Whole brains were collected from 1-day old neonatal sprague dawley (SD) rats. The cerebral cortex was isolated, cut into 0.5 mm3 pieces and digested in 0.25% Trypsin-EDTA (Gibco, 930004) for 30 min at 37 °C to isolate individual primary cortex neurons (PNs). PNs were then planted on poly-D-lysine (40 μg/ml, P6407, Sigma)-coated plates for 5 h in high glucose DMEM (Gibco, 11960085) supplemented with 5% fetal bovine serum (FBS, Gibco, 1581729) and 1% penicillin/streptomycin (Hyclone, SV30010). Next, the planting medium was replaced by neurobasal-A medium supplemented with 1% GlutaMAX (Invitrogen, 35050-06), 2% B-27 (Invitrogen, 17504-044) and 1% penicillin/streptomycin. Twelve hours later, the medium was replaced again with neuron culture medium containing 2 µmol cytarabine for 24 h (to inhibit glial cells growth) and was then replenished with fresh culture medium.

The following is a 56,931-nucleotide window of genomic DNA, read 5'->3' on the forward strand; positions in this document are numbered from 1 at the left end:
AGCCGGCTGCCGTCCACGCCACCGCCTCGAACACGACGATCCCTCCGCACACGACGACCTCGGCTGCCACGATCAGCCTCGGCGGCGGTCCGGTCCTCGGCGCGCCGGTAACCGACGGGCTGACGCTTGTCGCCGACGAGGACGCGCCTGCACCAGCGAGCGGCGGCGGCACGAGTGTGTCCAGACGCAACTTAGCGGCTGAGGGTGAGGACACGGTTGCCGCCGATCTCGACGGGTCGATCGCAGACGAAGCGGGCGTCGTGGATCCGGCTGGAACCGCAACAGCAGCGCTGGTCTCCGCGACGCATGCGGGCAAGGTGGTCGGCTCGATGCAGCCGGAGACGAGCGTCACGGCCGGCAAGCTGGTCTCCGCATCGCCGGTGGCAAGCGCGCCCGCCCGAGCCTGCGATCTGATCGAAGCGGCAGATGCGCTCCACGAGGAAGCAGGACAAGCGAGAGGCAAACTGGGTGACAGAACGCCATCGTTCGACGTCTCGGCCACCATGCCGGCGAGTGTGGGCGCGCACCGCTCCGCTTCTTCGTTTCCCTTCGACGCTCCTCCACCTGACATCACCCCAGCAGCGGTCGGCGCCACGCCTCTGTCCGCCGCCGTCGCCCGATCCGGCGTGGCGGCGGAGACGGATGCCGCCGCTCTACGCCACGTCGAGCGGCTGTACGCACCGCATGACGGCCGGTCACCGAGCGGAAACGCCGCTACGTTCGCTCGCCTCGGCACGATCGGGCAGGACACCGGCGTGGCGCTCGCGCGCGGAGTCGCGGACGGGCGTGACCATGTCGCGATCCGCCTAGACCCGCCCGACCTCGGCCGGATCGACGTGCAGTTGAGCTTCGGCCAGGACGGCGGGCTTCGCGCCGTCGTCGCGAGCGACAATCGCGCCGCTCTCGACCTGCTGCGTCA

The PNs planted on the sheet glass were fixed with 4% paraformaldehyde for 20 min, washed with 0.1 M phosphate-buffered saline (PBS), permeablized in 0.3% Triton X-100 (MP Biomedicals, #194854) for 20 min and rinsed with PBS. Cells were blocked in 5% bovine serum albumin (BSA) at room temperature for 1 h, then incubated with anti-MAP2 and anti-NeuN antibodies at 4 °C overnight. This was followed by another incubation with DyLight 488 conjugated secondary antibody (H + L) (1:200) in wet-cassette for 1 h at 37 °C. After nuclear staining with DAPI, cells were visualized under a confocal fluorescent microscope (Leica, TCS SP5II).